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The Attic.

Black History Month: Interview with Sandie Okoro, Senior Vice President & General Counsel, World Bank Group

Blog: Latest Legal Trends

Touching on topics as important as diversity, equality and justice, Sandie Okoro, Senior Vice President and General Counsel for the World Bank Group has been talking to The Attic for Black History Month. Ms Okoro shares her journey to one of the dream jobs of the legal profession, the role models that have inspired her along the way and why diversity matters.


My role at the World Bank is unlike anything I’ve done before.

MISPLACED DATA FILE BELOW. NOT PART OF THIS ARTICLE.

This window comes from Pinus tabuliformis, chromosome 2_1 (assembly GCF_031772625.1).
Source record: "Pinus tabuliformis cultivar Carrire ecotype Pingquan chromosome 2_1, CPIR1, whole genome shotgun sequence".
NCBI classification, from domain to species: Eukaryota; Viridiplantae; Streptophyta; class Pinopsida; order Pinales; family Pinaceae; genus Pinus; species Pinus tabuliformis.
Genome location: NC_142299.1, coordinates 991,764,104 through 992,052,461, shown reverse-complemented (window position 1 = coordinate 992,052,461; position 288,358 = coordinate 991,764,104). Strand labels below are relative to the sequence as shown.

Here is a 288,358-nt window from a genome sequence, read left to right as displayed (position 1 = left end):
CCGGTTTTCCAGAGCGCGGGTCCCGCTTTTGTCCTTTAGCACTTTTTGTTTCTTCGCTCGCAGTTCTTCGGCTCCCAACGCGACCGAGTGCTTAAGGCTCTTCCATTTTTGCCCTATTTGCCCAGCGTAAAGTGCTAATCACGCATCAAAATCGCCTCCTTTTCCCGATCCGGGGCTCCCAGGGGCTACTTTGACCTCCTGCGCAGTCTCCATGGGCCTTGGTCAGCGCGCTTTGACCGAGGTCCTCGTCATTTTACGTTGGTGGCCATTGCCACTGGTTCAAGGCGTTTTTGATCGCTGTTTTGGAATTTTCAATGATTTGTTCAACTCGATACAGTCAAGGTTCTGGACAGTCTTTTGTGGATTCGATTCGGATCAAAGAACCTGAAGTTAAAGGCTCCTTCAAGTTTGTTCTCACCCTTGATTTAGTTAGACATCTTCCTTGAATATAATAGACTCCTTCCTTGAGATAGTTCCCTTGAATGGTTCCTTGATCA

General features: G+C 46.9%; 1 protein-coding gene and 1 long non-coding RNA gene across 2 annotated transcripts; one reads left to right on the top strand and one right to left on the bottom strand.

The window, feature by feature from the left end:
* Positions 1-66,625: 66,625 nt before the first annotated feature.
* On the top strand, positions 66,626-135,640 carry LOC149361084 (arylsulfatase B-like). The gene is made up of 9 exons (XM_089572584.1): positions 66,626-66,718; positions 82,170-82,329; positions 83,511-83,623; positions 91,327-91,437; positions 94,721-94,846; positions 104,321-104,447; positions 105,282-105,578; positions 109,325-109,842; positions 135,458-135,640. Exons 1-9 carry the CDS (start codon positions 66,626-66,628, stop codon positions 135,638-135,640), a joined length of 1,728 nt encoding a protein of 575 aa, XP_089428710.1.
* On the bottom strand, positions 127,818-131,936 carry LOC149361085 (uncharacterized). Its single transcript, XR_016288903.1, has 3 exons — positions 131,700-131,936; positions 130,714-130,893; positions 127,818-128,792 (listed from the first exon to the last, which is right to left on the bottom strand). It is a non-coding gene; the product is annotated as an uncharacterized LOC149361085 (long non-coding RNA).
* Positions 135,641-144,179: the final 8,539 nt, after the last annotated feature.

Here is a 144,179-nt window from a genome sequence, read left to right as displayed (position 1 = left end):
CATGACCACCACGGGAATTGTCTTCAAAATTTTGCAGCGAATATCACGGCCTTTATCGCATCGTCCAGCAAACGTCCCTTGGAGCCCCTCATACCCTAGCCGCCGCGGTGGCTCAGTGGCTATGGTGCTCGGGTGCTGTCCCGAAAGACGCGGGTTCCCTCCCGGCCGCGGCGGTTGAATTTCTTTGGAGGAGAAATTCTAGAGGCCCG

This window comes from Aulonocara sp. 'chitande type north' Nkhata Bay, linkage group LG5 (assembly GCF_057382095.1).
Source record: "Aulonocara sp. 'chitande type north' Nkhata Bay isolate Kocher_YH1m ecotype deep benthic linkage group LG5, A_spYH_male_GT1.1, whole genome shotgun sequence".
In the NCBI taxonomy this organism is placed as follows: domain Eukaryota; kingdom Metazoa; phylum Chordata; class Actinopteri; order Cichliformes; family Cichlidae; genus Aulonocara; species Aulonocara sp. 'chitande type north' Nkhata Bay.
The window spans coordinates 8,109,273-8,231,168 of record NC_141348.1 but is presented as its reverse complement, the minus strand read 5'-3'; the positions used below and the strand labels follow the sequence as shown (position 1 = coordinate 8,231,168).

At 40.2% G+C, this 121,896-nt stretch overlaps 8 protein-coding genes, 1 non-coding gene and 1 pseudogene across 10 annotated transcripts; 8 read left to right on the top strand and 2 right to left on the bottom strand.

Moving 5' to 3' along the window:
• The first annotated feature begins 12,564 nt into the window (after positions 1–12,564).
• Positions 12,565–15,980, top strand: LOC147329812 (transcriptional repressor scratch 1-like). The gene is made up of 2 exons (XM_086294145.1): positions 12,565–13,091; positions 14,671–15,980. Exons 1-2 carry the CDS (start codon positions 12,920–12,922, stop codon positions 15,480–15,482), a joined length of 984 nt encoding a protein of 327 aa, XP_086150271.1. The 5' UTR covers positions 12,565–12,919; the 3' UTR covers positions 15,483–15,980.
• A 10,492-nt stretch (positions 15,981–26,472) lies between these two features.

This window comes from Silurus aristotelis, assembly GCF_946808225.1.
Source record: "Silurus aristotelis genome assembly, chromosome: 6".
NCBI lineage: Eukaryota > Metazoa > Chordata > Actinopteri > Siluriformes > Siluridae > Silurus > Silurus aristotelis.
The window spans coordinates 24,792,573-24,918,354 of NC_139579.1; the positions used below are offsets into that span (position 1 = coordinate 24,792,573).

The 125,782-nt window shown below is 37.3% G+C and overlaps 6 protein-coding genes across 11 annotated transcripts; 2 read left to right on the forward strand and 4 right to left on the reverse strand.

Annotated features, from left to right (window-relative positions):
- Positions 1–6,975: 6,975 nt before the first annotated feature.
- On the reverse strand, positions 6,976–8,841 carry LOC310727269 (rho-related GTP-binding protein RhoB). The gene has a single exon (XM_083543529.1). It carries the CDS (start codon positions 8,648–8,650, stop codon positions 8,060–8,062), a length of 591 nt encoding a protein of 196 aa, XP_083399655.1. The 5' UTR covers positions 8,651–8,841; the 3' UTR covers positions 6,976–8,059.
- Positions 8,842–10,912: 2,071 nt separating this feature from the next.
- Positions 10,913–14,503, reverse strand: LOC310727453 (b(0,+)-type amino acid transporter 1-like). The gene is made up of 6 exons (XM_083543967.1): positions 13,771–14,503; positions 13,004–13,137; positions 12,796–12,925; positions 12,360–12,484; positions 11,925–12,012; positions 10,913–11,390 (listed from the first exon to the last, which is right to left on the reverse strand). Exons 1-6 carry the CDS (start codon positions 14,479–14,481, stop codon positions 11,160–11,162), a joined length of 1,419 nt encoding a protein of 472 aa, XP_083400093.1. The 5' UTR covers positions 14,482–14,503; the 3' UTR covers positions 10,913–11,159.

It’s like chalk and cheese. My whole career, I was a lawyer in asset management in the City of London, dealing in heavily-regulated financial services and working in fast-paced financial markets. One day, I was contacted by a headhunter and, as with all jobs at this level at the World Bank, the story started with a competitive search. I was reluctant initially and ruled myself out but during the summer, thought otherwise and called back the headhunter. They were still looking for a GC and I got the job, which was a real lesson. Too often, we talk ourselves out of big opportunities when we don’t need to.

My role today at the World Bank, an international financial institution whose goal is to eradicate world poverty through development, covers a lot of complex legal issues around international law, internal policy and the agreements we enter into with our member countries.


I have a fantastic team of 172 staff who come from 65 different countries…